I spent the last two weeks visualizing MTA Subway data – all of the entrances and exits for a week in October 2015. You can see it here and the corresponding repository for the code: NYC Subway Visualizer

NYC Subway Visualizer Github Repo

Warning: there is yet a README on the repo. I’ll get around to that soon.

This was inspired by Chris Whong’s visualization from sometime back, but built on Leaflet and is interactive so you can filter by lines and get station names and such.

It was a huge project with a whole ton of interesting things learned along the way (see previous posts) – but one of the things that people were interested in were the animations of the red and white circles.

Simple animations on Leaflet

So, spoilers: the circles are actually Leaflet markers.

Leaflet markers were not meant for animations. You create a marker, give it properties (title, color, icon) and add it to the map. You can update it, e.g. move it around, but Leaflet markers don’t come with built in animations. There are a couple of third-party libraries that do animations that work really well if you have predefined animations. For example, fade markers in and out when added or removed with Leaflet.Transitioned.Icon.

However, the map visualization required animations that were not predefined. I won’t know how large a marker will have to be for a particular station until I add it, and I needed to be able to set the size at every time slot. Also, I was being a lazy programmer and didn’t want to write a new Leaflet library for this.

What you need

I used Mapbox for the map – which is a wrapper around Leaflet that has really nice map styling options, but this should work with any vanilla Leaflet map.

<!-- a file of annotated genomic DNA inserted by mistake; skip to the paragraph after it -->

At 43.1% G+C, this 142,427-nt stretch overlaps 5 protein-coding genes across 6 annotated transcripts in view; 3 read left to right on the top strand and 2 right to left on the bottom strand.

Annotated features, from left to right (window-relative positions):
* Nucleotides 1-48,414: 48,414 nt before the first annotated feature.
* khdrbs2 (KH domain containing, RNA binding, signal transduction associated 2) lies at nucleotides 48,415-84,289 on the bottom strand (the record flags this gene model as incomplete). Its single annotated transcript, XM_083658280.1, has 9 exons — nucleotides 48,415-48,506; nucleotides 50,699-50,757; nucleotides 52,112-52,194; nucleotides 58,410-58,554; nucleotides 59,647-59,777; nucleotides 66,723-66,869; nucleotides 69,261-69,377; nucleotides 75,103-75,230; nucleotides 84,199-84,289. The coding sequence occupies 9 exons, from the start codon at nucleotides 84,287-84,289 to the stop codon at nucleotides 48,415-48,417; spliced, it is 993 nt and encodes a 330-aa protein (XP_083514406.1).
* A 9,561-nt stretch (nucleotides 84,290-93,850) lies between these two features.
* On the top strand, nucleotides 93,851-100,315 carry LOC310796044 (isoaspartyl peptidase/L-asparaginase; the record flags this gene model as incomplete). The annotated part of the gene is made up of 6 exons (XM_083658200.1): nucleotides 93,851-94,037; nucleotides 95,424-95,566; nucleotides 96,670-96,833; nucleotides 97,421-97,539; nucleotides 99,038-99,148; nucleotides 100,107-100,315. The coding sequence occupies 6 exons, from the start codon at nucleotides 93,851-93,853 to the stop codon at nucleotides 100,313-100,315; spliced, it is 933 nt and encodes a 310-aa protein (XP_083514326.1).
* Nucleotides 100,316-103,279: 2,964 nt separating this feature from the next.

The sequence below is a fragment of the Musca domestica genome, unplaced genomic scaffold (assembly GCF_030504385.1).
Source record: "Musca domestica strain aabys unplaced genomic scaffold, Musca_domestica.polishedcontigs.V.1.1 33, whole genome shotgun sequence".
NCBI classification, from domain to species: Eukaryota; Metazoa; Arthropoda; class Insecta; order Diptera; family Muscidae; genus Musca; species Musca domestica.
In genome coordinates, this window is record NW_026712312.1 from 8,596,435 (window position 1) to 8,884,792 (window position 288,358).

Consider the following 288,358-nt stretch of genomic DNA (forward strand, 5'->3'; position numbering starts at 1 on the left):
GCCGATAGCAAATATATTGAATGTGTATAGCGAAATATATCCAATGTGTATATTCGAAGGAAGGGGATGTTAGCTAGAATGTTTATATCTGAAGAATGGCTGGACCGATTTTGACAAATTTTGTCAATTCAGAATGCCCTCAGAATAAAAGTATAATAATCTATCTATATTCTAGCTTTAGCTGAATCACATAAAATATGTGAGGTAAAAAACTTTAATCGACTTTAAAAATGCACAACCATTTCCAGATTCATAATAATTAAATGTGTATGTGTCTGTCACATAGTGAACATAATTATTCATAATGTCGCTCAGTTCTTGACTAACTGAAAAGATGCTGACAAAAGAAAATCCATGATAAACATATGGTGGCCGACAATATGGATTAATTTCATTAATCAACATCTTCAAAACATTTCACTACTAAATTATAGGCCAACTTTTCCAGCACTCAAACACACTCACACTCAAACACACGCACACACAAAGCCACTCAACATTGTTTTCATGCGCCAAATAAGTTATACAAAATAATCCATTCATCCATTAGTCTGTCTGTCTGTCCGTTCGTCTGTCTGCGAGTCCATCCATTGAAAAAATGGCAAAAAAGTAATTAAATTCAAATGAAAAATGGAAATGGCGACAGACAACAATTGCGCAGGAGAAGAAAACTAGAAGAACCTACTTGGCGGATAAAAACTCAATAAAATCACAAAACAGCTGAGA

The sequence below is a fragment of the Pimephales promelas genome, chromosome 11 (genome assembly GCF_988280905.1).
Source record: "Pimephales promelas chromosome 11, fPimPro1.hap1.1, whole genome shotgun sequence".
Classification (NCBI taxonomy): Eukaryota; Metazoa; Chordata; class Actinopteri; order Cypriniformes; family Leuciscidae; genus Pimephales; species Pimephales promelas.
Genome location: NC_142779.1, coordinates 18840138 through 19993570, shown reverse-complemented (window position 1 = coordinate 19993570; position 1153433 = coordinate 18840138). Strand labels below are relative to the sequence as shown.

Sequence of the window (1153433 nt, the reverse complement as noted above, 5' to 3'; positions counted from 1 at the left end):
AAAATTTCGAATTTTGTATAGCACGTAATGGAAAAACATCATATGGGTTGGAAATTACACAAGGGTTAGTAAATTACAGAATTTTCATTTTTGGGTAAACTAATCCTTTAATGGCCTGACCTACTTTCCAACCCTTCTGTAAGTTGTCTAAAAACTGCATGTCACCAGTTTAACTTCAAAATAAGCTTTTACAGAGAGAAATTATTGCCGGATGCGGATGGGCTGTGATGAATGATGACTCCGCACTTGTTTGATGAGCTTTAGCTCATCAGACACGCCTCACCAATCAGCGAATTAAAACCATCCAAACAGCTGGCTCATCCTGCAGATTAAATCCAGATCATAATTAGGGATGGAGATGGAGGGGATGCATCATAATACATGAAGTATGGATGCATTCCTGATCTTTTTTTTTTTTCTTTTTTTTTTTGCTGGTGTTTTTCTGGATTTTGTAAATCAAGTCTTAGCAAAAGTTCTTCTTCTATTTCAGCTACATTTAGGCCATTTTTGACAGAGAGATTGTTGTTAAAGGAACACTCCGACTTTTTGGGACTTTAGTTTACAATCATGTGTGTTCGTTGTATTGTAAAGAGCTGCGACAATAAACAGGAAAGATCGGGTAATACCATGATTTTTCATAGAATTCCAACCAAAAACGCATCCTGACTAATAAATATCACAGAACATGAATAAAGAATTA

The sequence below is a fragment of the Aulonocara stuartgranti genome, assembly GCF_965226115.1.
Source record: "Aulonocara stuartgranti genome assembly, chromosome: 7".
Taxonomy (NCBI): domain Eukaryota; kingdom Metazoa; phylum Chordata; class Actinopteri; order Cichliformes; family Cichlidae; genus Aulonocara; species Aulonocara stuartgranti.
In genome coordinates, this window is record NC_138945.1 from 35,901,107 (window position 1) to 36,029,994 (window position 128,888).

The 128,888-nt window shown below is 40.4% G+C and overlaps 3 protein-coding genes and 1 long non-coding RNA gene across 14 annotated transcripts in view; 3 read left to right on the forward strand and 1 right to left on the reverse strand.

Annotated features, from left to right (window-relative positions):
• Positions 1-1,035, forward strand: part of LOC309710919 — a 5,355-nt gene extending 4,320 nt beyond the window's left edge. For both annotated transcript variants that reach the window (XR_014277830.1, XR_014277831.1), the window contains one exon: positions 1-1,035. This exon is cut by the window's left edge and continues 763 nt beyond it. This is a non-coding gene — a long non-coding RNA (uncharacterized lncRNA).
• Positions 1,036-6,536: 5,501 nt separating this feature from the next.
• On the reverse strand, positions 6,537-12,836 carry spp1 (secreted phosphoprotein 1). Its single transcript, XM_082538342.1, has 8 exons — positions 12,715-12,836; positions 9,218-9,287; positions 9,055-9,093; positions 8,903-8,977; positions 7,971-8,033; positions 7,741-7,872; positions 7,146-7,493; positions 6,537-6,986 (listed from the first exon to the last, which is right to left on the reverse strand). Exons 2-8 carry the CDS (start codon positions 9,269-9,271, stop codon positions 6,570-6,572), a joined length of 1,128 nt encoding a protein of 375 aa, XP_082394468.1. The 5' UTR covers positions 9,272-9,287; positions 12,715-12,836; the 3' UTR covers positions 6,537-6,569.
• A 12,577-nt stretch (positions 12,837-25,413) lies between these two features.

An basic understanding of CSS and how Leaflet markers work will also be helpful.

Example and code!

If you just wanna see code, here it is on Codepen. I also explain the steps below. Hover and click on the ‘Rerun’ button to see the animation again.

See the Pen avVNPd by Sher Minn Chong (@piratefsh) on CodePen.

Step 0: Create map

Mapbox has great tutorials for all setup stuff.

L.mapbox.accessToken = <your access token>;
// Create a map in the div #map
var map = L.mapbox.map('map', <your project id>);

Step 1: Create marker icon with L.divIcon

var icon = L.divIcon({
    iconSize: [30, 30],
    iconAnchor: [10, 10],
    popupAnchor: [10, 0],
    shadowSize: [0, 0],
    className: 'animated-icon my-icon-id' 

Markers have icons. They can be images, which is what the standard marker is. But that wouldn’t work well for animations. Fortunately, Leaflet has this handy thing called divIcons, which allow us to use HTML elements as icons. HTML elements as icons means that we can use CSS transitions and animations on it!

In order to be able to identify which icon it is, we’ll add a class (or id) unique to the divIcon. Here, it is my-icon-id. We are also giving it an initial size of 30px.

Step 2: Style yo’ icon

I made it white, with glowy edges. The magic happens with the transition property. Read more about transitions here and why they are magic. It basically means: if my element changes in any way, make it transition the way you know how! That’s how the smooth animation thing happens when the size of the marker changes. In your CSS:

  width: 20px;
  height: 20px;
  background-color: rgba(255,255,255,0.5);
  border-radius: 50%;
  box-shadow: 0px 0px 4px white;
  transition: all 1s 

Note a slight disadvantage here – you have to define the animation time, though you could set this programmatically with JS later.

Step 2: Create marker with divIcon and add to map

//marker latlng
var ll = L.latLng(40.795, -73.953)

// create marker
var marker = L.marker(ll, {
  icon: icon,
  title: 'look at me!'


You should now see a marker on the map!

Step 3: Play around with marker’s divIcon!

I’m going to make it grow into a square, then shrink, then grow again!

marker.on('add', function(){
  var myIcon = document.querySelector('.my-icon')
    myIcon.style.width = '50px'
    myIcon.style.height = '50px'
    myIcon.style.marginLeft = '-25px'
    myIcon.style.marginTop = '-25px'
  }, 1000)

    myIcon.style.borderRadius = '10%'
    myIcon.style.backgroundColor = 'skyblue'
  }, 2000)

    myIcon.style.width = '30px'
    myIcon.style.height = '30px'
    myIcon.style.borderRadius = '50%'
    myIcon.style.marginLeft = '-15px'
    myIcon.style.marginTop = '-15px'

Note the hacky margin-left and margin-top stuff to make sure the icon stays centered. You can style it however you like and the CSS transition should take care of it.

And that’s it! It took a bit of tinkering to figure this out, and I hope this helps someone!